Wi-Fi, Wi-Max and the Radio

Often when I talk about DAB Digital Radio, people bring up the internet and ask “well, won’t it all be over from DAB soon?”.

The things I generally say in response, are:
1. I think it’s quite surprising that even though Broadband has 50% penetration and it’s pretty much standard in offices, radio listening on-line is still amazingly low. And this is with there being a million-odd radio stations and pretty much all of the UK’s analogue stations too. Plus the majority of radio listening is at home and work (not on the move). So, really, it should be doing much better online.
2. People like listening to radio on radio-like devices. Simplicity is one of the key reasons radio has so much consumption. It’s almost like a utility, you open the tap and in it flows. Internet radio is still a bit complicated/a hassle to use.
3. People are overwhelmed by choice. They want to be able to recognise and find the stations that they want to listen to.
4. Mobile internet (at the moment) is still quite expensive/a bit rubbish so listening on the move isn’t a great experience.
5. Internet radio is expensive for operators, the more listeners they have the more money they have to pay – this is something very different to broadcast – where it costs the same if you have one listener or a million.
6. DAB solves most of listeners problems with the radio. It replicates all the places you listen to the radio, it has loads of stations that you know and another medium selection of specialist ones. It has some of the highest appreciation scores of any consumer electronics device.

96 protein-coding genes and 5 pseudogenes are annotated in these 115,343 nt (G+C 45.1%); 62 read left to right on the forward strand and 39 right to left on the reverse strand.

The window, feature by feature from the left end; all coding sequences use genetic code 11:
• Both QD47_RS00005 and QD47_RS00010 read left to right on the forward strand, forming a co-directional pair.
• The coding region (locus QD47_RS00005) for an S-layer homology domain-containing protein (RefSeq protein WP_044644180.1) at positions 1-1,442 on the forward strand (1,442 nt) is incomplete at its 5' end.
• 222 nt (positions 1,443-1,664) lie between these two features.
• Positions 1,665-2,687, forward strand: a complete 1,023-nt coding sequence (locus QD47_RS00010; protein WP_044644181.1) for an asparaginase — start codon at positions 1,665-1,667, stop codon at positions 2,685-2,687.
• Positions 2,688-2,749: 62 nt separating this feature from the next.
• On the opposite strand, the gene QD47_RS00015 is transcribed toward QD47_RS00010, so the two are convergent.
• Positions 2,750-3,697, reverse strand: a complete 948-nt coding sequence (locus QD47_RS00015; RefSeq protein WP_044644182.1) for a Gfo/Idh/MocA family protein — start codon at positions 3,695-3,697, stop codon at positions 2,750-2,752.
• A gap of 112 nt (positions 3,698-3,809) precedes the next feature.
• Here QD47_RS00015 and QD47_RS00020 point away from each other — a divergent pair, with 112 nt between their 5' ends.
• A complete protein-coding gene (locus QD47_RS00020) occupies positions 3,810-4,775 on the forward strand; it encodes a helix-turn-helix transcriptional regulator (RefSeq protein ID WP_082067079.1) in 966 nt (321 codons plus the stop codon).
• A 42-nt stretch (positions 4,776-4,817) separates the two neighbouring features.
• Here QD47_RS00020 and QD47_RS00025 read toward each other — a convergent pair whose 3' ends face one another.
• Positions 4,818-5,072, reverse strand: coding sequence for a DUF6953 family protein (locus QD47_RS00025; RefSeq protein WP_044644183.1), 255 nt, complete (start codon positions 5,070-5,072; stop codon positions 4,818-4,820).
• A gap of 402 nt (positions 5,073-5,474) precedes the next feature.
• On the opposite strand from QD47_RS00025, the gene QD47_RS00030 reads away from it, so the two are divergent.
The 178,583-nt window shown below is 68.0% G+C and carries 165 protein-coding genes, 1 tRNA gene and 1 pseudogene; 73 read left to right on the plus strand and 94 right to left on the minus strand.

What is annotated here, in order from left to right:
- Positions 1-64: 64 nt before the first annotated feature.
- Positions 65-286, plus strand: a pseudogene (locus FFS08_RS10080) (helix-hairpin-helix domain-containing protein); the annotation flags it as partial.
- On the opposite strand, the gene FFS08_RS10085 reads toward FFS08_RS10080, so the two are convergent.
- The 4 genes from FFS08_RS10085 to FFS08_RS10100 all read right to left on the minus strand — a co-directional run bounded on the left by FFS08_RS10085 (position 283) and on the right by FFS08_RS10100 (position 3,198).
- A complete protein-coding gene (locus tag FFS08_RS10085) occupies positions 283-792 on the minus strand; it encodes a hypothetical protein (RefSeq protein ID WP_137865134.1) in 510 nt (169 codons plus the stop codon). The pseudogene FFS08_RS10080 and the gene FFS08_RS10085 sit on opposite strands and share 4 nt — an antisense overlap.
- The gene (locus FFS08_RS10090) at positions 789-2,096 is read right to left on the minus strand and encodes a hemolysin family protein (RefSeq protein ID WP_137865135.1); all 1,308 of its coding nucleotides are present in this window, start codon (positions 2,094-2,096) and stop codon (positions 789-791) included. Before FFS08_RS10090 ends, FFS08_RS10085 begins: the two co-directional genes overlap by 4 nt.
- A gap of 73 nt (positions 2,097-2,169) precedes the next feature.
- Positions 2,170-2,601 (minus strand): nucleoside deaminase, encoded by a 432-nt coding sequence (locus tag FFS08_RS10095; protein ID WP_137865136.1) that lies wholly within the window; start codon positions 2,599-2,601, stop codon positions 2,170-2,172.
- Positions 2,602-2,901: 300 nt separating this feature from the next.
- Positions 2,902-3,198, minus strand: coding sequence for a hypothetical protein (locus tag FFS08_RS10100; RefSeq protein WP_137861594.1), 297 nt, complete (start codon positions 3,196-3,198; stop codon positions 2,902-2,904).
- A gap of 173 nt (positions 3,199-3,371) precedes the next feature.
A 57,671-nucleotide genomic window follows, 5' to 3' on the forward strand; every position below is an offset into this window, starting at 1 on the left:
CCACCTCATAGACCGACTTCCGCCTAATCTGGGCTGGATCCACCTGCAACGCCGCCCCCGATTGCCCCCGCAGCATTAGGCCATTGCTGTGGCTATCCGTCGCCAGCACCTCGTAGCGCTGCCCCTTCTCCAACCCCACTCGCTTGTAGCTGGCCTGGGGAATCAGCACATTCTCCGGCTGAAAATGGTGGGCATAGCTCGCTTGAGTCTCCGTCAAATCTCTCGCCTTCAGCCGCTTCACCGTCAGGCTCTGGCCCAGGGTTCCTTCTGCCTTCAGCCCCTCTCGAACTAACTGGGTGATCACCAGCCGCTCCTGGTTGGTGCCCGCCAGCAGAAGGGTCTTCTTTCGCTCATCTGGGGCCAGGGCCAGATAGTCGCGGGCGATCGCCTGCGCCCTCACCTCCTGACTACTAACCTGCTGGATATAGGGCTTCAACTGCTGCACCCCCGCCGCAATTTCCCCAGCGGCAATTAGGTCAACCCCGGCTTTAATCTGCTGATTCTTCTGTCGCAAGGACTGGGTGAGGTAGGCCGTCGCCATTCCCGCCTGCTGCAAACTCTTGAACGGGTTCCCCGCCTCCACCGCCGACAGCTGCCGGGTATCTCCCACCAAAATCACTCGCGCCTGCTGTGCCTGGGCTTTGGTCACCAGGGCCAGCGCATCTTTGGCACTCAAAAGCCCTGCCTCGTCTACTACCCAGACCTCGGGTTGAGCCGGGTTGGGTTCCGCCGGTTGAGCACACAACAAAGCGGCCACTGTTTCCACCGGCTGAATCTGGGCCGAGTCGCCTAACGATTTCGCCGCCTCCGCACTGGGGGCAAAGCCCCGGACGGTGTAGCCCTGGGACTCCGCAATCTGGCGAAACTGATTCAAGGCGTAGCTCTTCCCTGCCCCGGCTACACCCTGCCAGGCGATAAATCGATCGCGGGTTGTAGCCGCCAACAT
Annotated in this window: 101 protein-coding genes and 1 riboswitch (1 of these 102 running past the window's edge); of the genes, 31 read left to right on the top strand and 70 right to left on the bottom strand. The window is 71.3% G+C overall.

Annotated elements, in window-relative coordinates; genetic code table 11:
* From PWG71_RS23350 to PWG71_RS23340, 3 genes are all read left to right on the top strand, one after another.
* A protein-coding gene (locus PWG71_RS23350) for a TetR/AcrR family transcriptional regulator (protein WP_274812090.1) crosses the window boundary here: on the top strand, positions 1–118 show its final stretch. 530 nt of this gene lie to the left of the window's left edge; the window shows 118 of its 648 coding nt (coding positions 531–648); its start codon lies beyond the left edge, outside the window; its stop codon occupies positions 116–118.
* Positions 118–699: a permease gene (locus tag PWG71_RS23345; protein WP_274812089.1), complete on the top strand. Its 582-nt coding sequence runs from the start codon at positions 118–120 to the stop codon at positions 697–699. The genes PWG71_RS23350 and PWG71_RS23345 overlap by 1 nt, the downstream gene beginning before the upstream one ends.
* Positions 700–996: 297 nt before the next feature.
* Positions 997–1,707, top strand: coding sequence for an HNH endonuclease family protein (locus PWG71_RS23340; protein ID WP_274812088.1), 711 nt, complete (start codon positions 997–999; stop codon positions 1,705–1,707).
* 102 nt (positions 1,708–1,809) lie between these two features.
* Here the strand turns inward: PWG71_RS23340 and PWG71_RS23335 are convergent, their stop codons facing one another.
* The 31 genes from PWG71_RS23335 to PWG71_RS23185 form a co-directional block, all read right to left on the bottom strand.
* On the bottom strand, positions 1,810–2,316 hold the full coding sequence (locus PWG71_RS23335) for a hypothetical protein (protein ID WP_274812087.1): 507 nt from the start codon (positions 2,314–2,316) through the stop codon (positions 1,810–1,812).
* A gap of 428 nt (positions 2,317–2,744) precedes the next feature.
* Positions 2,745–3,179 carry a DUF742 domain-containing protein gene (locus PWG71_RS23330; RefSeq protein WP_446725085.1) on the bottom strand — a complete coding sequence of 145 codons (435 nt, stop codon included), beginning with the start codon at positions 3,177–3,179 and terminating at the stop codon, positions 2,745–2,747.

7. Even with a fraction of broadband penetration it generates over 8% of all UK radio listening.

However, the world is changing, so perhaps internet radio listening figures and use will change.

Devices like the iPhone have user interfaces and internet connectivity that doesn’t penalise data use. The move to WiFi at home means that people are more comfortable having a variety of devices that use the connection. With more sophisticated use of the internet, people are also more comfortable seeking out specific content that interests them. So maybe internet radio’s pathetic 1.8% share of listening (whilst DAB is 8.6%ish) will grow.

There is also the emergence of WiMax. Basically it broadcasts broadband through the air to boxes in your house, these are usually connected to your router and then you use regular WiFi to access and surf. It also means that you don’t need a phone line as that bit comes through the air. It’ll serve as a catalyst that will, no doubt, reduce broadband prices. It will also mean that if you’re too far away from the exchange to get broadband you’ll at least have another option.